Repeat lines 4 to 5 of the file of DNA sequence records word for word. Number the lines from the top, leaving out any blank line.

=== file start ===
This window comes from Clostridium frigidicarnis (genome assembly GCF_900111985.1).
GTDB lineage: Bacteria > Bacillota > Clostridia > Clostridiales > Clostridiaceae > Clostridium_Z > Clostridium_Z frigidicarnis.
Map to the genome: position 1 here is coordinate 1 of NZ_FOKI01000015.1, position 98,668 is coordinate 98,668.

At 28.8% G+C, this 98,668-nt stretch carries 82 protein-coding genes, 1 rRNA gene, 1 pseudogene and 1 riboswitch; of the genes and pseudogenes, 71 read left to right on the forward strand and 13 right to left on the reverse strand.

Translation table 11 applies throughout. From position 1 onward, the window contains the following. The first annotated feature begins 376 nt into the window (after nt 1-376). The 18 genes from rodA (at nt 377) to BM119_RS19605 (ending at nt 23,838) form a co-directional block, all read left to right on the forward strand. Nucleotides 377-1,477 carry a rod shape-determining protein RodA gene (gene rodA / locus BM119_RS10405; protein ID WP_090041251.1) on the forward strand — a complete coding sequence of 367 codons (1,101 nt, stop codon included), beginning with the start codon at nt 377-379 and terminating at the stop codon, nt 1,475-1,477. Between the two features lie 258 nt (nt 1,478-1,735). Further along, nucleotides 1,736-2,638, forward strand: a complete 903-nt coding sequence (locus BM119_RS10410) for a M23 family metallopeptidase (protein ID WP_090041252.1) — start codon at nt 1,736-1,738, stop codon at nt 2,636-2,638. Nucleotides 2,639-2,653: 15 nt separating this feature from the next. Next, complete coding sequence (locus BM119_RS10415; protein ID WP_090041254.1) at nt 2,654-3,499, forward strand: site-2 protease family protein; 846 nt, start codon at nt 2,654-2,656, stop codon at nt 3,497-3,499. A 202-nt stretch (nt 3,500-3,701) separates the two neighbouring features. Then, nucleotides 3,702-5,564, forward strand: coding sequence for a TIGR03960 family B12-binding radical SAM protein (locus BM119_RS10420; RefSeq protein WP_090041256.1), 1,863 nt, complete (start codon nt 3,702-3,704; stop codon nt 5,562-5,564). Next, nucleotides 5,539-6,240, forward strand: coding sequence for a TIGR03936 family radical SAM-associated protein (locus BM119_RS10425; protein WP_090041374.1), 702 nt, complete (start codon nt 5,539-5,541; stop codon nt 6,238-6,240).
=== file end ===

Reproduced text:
At 28.8% G+C, this 98,668-nt stretch carries 82 protein-coding genes, 1 rRNA gene, 1 pseudogene and 1 riboswitch; of the genes and pseudogenes, 71 read left to right on the forward strand and 13 right to left on the reverse strand.

Translation table 11 applies throughout. From position 1 onward, the window contains the following. The first annotated feature begins 376 nt into the window (after nt 1-376). The 18 genes from rodA (at nt 377) to BM119_RS19605 (ending at nt 23,838) form a co-directional block, all read left to right on the forward strand. Nucleotides 377-1,477 carry a rod shape-determining protein RodA gene (gene rodA / locus BM119_RS10405; protein ID WP_090041251.1) on the forward strand — a complete coding sequence of 367 codons (1,101 nt, stop codon included), beginning with the start codon at nt 377-379 and terminating at the stop codon, nt 1,475-1,477. Between the two features lie 258 nt (nt 1,478-1,735). Further along, nucleotides 1,736-2,638, forward strand: a complete 903-nt coding sequence (locus BM119_RS10410) for a M23 family metallopeptidase (protein ID WP_090041252.1) — start codon at nt 1,736-1,738, stop codon at nt 2,636-2,638. Nucleotides 2,639-2,653: 15 nt separating this feature from the next. Next, complete coding sequence (locus BM119_RS10415; protein ID WP_090041254.1) at nt 2,654-3,499, forward strand: site-2 protease family protein; 846 nt, start codon at nt 2,654-2,656, stop codon at nt 3,497-3,499. A 202-nt stretch (nt 3,500-3,701) separates the two neighbouring features. Then, nucleotides 3,702-5,564, forward strand: coding sequence for a TIGR03960 family B12-binding radical SAM protein (locus BM119_RS10420; RefSeq protein WP_090041256.1), 1,863 nt, complete (start codon nt 3,702-3,704; stop codon nt 5,562-5,564). Next, nucleotides 5,539-6,240, forward strand: coding sequence for a TIGR03936 family radical SAM-associated protein (locus BM119_RS10425; protein WP_090041374.1), 702 nt, complete (start codon nt 5,539-5,541; stop codon nt 6,238-6,240).